For the food and wine traveler, southern Spain offers no end of pleasure. From the lively tapas bars of Sevilla and the sherry bodegas of Sanlúcar to the bountiful seafood stalls of Cádiz, gastronomic delights await the adventurous. Vast olive groves and vineyards blanket the region’s hillsides, and in its cellars hang what some experts call the best ham in the world.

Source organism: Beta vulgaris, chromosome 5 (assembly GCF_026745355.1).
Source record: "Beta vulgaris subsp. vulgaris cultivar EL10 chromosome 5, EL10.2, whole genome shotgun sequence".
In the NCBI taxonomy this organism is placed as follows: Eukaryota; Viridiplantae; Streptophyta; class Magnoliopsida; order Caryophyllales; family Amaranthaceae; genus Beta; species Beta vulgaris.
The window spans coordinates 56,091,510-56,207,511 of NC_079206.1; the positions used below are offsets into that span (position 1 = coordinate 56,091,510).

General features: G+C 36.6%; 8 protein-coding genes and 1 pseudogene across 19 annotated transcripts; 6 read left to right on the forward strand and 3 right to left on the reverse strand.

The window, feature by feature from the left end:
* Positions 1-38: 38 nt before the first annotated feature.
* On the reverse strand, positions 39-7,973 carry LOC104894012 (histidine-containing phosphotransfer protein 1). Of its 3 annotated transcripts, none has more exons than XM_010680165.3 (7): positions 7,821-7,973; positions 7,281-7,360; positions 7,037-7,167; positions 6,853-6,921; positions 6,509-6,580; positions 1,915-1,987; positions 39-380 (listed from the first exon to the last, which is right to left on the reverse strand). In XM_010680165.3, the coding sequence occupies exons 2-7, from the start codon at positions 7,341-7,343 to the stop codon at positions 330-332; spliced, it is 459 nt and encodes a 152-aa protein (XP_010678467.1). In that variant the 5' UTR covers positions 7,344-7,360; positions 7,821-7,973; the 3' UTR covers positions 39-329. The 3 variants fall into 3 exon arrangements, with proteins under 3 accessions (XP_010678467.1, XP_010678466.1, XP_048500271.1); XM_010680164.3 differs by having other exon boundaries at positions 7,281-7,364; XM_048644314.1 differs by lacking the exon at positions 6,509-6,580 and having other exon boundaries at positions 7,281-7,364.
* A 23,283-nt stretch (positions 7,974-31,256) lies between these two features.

The Moors, who ruled here for 700 years, called it al-Andalus. Today, we know this land as Andalusia, an arid, sun-swept region where the Moors left their mark on the food, art and architecture—most notably, in Córdoba’s world-famous mosque, or Mezquita. Andalusians live life outdoors, strolling the wide plazas that grace the region’s large cities, pausing for a café con leche in a sidewalk café, and navigating the quiet back streets where hidden tapas bars welcome the tired and thirsty with a glass of chilled fino sherry. Whitewashed houses with flower-filled courtyards line the narrow streets in Andalusia’s villages, while its cities supply diversions like flamenco dancing, late-night dining and—not for the faint hearted—the ancient sport of the bullfight.

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